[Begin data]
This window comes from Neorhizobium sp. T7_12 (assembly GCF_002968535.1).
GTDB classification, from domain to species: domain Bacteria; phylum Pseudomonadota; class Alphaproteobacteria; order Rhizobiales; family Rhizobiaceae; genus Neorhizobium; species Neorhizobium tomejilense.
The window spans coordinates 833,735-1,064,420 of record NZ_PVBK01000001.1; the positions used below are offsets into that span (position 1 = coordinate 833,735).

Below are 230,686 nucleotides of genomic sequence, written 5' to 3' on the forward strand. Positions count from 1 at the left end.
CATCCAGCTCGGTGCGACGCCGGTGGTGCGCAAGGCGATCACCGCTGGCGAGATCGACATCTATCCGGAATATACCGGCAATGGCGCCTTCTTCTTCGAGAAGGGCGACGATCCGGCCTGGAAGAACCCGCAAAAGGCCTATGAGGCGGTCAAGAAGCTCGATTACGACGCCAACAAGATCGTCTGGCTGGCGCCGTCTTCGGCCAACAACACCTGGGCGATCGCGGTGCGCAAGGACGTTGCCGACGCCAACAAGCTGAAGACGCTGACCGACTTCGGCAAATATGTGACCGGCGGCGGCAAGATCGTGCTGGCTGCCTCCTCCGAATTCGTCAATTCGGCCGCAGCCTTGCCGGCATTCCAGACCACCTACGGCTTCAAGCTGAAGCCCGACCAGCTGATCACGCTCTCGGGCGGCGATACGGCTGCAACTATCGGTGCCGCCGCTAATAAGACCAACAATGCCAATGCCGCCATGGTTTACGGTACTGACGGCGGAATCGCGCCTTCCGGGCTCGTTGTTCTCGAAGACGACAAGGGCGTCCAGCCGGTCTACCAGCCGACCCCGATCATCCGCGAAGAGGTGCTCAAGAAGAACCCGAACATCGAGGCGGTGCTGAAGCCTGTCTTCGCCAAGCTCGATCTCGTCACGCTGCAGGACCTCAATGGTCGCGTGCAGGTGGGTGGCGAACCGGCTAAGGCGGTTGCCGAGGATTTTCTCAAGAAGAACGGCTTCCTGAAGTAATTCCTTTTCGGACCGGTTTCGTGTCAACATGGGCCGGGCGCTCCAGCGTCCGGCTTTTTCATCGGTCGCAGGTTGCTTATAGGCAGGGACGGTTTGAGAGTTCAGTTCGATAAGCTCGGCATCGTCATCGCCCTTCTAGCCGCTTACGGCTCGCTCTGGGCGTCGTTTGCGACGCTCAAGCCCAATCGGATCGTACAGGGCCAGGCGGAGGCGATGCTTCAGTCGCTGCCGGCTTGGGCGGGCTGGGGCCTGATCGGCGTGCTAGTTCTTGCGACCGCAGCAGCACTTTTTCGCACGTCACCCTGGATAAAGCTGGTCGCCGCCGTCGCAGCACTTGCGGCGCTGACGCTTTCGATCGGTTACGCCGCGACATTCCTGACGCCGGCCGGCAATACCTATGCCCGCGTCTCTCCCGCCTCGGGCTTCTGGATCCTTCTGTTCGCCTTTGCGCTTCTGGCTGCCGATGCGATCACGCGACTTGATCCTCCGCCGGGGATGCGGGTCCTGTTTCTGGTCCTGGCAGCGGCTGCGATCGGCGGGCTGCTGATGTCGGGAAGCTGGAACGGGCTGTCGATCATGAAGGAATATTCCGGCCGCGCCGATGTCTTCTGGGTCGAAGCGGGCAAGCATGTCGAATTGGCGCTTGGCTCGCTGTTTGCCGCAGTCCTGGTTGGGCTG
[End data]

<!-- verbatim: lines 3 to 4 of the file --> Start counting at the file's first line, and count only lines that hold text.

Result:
The window spans coordinates 833,735-1,064,420 of record NZ_PVBK01000001.1; the positions used below are offsets into that span (position 1 = coordinate 833,735).

Below are 230,686 nucleotides of genomic sequence, written 5' to 3' on the forward strand. Positions count from 1 at the left end.